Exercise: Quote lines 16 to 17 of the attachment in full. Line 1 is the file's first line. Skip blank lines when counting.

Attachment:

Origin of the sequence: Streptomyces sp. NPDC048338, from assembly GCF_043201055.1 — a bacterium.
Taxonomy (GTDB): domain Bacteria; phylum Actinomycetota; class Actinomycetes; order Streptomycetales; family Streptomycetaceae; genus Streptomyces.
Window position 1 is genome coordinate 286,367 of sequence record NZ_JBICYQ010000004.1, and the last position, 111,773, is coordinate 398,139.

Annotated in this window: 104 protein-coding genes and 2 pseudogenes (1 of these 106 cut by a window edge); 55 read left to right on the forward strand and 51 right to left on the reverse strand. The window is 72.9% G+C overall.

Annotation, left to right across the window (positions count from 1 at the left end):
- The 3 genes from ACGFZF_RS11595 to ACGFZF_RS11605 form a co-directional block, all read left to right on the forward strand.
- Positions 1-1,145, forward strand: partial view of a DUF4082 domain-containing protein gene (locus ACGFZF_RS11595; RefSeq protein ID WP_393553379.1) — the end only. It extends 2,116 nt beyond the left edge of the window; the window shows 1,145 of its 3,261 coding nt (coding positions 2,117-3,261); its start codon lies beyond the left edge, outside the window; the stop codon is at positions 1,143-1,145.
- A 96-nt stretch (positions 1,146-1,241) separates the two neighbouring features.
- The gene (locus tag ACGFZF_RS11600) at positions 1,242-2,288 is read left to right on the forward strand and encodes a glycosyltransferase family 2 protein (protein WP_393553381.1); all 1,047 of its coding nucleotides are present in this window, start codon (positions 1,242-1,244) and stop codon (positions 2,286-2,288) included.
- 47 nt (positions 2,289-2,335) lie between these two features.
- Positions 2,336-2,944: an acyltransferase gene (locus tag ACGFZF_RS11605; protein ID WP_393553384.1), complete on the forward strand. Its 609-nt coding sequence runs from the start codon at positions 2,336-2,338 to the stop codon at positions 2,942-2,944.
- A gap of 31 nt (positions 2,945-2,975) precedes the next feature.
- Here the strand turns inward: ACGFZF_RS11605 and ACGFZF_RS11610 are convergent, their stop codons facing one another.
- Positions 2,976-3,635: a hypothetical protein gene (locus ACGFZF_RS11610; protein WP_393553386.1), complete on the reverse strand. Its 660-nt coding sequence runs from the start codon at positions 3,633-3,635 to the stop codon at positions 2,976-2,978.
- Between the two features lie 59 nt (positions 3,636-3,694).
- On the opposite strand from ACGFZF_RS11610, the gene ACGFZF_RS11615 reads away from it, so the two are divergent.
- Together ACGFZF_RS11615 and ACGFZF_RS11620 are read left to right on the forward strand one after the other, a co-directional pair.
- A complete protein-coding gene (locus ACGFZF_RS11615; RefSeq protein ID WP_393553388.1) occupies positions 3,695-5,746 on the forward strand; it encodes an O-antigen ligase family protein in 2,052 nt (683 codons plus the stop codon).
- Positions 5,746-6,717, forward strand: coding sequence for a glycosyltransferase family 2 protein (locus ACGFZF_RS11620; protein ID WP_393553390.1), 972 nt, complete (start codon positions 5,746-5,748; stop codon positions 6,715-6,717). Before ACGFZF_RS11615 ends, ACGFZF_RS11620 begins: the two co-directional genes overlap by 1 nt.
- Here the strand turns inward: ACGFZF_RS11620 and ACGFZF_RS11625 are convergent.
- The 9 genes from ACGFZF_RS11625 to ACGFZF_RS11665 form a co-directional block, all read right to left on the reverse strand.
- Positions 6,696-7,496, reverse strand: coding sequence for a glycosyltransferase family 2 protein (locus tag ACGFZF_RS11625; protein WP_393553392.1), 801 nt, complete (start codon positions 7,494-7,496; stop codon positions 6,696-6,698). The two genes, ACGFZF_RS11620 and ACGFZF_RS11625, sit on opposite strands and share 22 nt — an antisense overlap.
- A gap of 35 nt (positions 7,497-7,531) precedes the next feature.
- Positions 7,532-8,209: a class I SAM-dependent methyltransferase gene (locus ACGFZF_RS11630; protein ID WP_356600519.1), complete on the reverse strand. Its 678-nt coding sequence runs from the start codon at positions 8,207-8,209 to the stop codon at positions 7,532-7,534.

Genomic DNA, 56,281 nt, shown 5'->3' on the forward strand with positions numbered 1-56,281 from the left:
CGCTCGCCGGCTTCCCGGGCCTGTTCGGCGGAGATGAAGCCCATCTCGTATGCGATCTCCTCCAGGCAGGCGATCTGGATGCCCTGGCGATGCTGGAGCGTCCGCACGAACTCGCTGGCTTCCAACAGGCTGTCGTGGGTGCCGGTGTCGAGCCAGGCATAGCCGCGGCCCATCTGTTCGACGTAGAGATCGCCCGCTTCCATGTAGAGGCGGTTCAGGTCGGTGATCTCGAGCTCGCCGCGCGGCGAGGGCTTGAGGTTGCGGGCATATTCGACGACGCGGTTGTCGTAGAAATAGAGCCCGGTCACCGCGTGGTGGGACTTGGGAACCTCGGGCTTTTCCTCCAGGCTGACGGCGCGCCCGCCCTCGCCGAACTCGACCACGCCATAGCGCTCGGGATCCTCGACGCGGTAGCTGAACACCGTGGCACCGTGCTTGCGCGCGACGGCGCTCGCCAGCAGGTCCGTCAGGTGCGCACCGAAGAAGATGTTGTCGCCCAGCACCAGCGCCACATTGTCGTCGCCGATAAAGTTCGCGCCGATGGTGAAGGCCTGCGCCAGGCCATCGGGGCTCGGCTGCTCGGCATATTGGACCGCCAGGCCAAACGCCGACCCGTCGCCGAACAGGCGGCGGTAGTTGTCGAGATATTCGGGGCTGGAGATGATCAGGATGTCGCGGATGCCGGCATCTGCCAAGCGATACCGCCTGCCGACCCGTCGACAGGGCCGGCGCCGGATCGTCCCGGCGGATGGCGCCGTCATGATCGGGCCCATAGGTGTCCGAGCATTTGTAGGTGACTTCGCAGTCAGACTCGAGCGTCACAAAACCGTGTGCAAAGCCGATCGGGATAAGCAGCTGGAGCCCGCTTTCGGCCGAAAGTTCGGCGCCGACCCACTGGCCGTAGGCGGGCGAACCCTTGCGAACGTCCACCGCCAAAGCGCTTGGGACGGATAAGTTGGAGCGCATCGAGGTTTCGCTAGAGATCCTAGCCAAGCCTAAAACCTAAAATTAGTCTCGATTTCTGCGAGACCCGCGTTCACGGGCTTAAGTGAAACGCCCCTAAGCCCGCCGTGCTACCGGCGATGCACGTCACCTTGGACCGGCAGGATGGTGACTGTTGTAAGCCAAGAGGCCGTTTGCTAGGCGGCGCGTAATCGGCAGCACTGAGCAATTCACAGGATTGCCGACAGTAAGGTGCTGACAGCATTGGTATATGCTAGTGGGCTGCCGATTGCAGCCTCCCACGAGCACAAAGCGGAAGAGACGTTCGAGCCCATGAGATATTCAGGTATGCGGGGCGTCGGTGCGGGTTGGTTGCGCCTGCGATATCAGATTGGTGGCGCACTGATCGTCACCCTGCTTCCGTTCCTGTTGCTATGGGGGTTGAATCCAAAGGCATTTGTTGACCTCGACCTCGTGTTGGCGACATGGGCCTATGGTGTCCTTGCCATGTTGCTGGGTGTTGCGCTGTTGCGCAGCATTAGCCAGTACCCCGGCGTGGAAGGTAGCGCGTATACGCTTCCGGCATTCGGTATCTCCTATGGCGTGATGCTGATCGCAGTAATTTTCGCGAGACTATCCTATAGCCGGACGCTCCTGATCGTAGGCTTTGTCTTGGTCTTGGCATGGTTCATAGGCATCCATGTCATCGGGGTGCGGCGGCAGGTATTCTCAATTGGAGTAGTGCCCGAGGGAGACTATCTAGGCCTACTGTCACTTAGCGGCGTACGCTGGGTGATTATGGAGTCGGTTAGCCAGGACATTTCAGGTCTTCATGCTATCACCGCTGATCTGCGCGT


- On the opposite strand from ACGFZF_RS11610, the gene ACGFZF_RS11615 reads away from it, so the two are divergent.
- Together ACGFZF_RS11615 and ACGFZF_RS11620 are read left to right on the forward strand one after the other, a co-directional pair.